Note: In honor of approaching the time of Thanksgiving (“Turkey Day”), we’re posting a short series of Evangelism Turkeys. The poor Turkey—long associated with flops, busts, and shortcomings— will get a few more to add to his repertoire this week. Keep checking until Turkey Day! Which, for you, will hopefully not be a Turkey.

Most of us have experienced or witnessed the joy of someone who found a $20 bill on the ground, or a child who found change left in a vending machine. People see money; people want it.

True Story, as expressed by a person who hid tracts: "We gotta get some more of those fake money tracts. Do you remember the look on that last guy's face? That was classic!" The poor guy had found what appeared to be a bill on a bench, only to realize it was a gospel tract upon closer examination.

You might be expecting that the story above would conclude with someone jumping out from behind the bushes with a video camera, “Surprise! You’re on Candid Camera!” (Remember that old show?) But no! The scene is more like this: “Surprise! Now you get to come to church with us!”

It’s bait and switch in evangelism. A product looks like or promises one thing, but rather than deliver on its original promise it offers something else.

There are numerous other examples, including though not limited to: “give-a-ways” that obligate the receiver to listen, over-delivering or even lying about the before and after of salvation, or even that neighbor that won’t give your kid Halloween candy unless she promises to go to church the next Sunday.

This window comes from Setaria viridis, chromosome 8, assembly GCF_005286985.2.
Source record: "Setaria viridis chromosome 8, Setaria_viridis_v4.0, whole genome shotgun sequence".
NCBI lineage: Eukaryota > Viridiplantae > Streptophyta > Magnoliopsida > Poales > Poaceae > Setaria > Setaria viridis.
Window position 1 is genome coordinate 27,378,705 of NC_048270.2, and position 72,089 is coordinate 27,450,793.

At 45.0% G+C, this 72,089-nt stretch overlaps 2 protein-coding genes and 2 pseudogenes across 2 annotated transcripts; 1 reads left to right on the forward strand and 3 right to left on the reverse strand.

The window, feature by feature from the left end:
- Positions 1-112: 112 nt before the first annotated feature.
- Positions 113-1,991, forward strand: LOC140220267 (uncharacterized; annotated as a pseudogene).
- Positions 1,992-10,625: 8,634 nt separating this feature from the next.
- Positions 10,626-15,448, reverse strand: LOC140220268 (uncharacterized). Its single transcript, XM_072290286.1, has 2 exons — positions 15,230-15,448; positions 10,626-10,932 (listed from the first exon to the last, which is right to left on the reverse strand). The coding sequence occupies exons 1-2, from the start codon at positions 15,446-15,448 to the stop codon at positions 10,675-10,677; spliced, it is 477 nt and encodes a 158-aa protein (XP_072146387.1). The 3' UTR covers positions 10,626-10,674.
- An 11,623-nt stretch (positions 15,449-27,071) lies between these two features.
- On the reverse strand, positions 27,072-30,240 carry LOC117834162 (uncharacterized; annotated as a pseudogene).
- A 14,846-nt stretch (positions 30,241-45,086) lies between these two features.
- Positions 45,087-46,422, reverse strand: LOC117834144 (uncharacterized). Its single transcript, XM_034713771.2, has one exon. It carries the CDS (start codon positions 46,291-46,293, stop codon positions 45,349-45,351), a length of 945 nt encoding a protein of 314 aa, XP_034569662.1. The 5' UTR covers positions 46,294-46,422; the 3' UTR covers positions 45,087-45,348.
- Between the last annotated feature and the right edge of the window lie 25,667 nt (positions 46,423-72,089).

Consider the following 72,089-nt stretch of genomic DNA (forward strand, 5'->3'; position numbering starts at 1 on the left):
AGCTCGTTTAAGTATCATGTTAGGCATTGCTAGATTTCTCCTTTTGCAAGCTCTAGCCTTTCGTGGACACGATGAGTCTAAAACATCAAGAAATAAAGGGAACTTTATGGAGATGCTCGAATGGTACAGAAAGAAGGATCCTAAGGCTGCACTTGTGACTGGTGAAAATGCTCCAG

It is usually easy to see why bait and switch is wrong when we are faced with extreme examples, such as the one above where the person laughed at the “victim’s” expense. It is trickier though when the examples are subtle, or when we justify it in our own minds with “this is for their own good.”

Let’s ask a few questions to help keep ourselves in check:

  1. Do we care more about loving each person God puts in our path, or about pushing our own agenda?
  2. What is more important: number of converts or how those converts are won?
  3. Do we feel a pressing need to come up with a good “sales-pitch” when presenting the gospel?
  4. Do we use every day experiences to point people to Christ, or do we constantly find ourselves giving lofty speeches and offering fancy gimmicks?

This is just the tip of the iceberg. What examples have you seen of bait and switch in evangelism? Are there any scenarios in which you have a hard time discerning that it is bait and switch?